In such a framework, the essentialist/generalized interpretations of both 'being' – the human subject and the 'Being', framed as a mere object of worship– must be brushed aside, so must our belief in what we often label as a manoshlok (mind/consciousness), perceived as having a presence independent of the body and the phenomenal world. Belief in any spectral deity or Being independent of the material world, consequentially, seems absurd to Lalon, who constructs the Being as a living presence within the somatic symptoms in the human body, proof lies in his use of reference to categories or the 'reigning tropes' such as Doyal, Doyamoi, Guru, Murshid, Allah, etc, drawn from a collection of religious and non-religious epistemic pools. In this, he is the heir apparent to multiple thought-streams of the past, through reiteration of Chaitanya, Nanak, and Kabir's 'politics of non-identity' he appears as a re-formed 'dialogist'. Lalon, thus, is linked with what James Buzard calls, 'plural, spatially distributed cultures.'
Lalon's semantic inventions dovetail with the traditional ones as tropes and metaphors that travel across time and space to provide basis to his formulations. He can easily be defined as having generated situated knowledge, as he operates from within a specific location and adds to/expands on the already existing mnemonics. However, through assimilation of analogous knowledge from far afield, one which clearly travels horizontally across multiple locations, he appears as given to transversality, thriving on other available toolkits. When Chakrabarty co-opted Mercia Eliade's quote in the second last chapter of the book, he points at the ambivalence, paradox and hidden meaning of Lalonian phraseologies. Eliade's quote simply misses the point by a wide margin when she says: 'a secret obscure language with a double meaning.' The multiplicity of meaning simply flows from works of literature which are written in a metaphoric language – of which Lalon is a master. Therefore, it has little to do with the presumed mystified gestures, the mystery lies in the fact that we have lost sight of the discourses which were once a part of Bauls, Fakirs and various other sects and subsects. In fact, religious texts are as much a riddle as they are ridden with metaphors and allegory.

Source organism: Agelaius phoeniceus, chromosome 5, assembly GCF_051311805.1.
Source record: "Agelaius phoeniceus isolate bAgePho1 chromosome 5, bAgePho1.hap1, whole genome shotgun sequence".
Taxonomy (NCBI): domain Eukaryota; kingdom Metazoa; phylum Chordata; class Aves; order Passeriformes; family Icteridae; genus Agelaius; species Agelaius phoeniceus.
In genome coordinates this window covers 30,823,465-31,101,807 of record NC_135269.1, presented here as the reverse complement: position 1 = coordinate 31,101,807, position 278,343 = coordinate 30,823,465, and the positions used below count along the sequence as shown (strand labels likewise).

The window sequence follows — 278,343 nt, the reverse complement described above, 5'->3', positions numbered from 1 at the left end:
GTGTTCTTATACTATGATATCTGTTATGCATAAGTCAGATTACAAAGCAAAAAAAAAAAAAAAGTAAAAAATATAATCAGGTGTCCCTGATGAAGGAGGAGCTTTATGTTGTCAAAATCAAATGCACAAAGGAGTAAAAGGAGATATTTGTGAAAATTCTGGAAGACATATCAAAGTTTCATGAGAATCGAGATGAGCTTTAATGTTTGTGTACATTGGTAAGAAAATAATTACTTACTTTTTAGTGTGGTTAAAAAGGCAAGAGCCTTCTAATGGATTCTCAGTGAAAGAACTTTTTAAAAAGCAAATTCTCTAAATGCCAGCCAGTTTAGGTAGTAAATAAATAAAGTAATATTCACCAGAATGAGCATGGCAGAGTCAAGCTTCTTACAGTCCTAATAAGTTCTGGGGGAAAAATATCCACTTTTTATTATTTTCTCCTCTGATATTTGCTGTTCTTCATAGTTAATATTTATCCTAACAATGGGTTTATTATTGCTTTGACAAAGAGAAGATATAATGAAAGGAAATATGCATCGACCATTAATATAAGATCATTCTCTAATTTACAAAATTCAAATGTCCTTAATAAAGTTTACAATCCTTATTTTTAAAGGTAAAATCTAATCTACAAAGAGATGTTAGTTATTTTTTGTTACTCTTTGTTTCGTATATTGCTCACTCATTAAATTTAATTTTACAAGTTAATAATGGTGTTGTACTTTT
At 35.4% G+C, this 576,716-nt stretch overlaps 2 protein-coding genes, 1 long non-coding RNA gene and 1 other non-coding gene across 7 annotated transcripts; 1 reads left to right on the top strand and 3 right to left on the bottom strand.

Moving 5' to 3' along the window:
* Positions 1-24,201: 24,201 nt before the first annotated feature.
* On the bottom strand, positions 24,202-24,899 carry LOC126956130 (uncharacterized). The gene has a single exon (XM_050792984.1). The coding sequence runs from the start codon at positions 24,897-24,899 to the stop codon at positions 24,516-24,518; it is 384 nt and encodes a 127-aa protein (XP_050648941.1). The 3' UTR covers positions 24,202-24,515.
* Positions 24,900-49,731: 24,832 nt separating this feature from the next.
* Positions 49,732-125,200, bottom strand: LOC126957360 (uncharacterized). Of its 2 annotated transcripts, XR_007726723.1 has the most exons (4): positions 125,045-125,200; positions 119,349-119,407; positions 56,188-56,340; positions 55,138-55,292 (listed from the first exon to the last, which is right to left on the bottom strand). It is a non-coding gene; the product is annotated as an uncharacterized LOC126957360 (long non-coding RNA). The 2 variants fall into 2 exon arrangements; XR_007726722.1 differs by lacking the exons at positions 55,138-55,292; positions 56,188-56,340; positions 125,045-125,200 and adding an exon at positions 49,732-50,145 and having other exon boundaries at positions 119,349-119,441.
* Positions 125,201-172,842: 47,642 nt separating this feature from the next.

A misguided tour
The categories/nominatives used in divine invocations, through repeated utterances, which is a singular vocative act impassionedly multiplied, turns the human body into a longing body, spurring it to discharge 'redemptive energy', about which Chakrabarty says Lalon was unconcerned. However, there are songs where the act of invocation conjoins with accounts of redemption of the 'being' – be that a certain prophet, or a sage. The absence of the 'folksy' life in Lalon's realm can never be overemphasized – the masses as a collective is never directly addressed, they appear as a people under the shadow of the guru – a word which connotes both the divine being and the mediator. One unearths such a frame in songs of Atto Totto, Rasul Totto, Nabi Totto, and even through the Gosto genre, where Kala or Krishna appears to represent the affectionate purusha (Being/Other) awaiting union with the prakriti (nature). The idea of the body as the vessel of divinity seems sacrilegious to Chakrabarty; it does so only in light of the historical fallacies through which we now define religion both as its critics and followers.
In the Vedic, pre-Vedic doxa as well as in the Abrahamic lineage of faith, body as the vehicle of Allah/God forms the core religious principle. Similarly, the 'manush' or 'being' Lalon underscores is a species given to devotion, love, thinking, feeling and, most of all, action as an intrinsic part of the 'forceful body politic'3 Lalon, thus, apotheosizes the representative who emerges as shahoj or safi being – the one who has been able to part with the ego, false consciousness and all other inflections which thwart our truth-seeking endeavours.
Shudhir Chakrabarty, plods through the terrain Lalon cross-procedurally arrives at, still, he goes on to construct the framework through which only a glimpse into the lore of Lalon is privileged. As he presupposes a Lalon entrenched in an assumed antinomy: the religious orthodoxy pitted against the heterodoxy of Modernism, or at least in his search for an alternative form of reasoning found in folk religions. By contrast, Lalon sets forth a voice, or rather a multiplicity of voices, sometimes to negate, and at other times to negotiate or even align with certain religious thoughts and discourses, which are stuffs of theology, and to know them in the historical context emanating from within a collective body politic, is to discover it, successfully, in the site of erstwhile Nadia school of discursivity, which Chakrabarty successfully does, but with different ends in mind.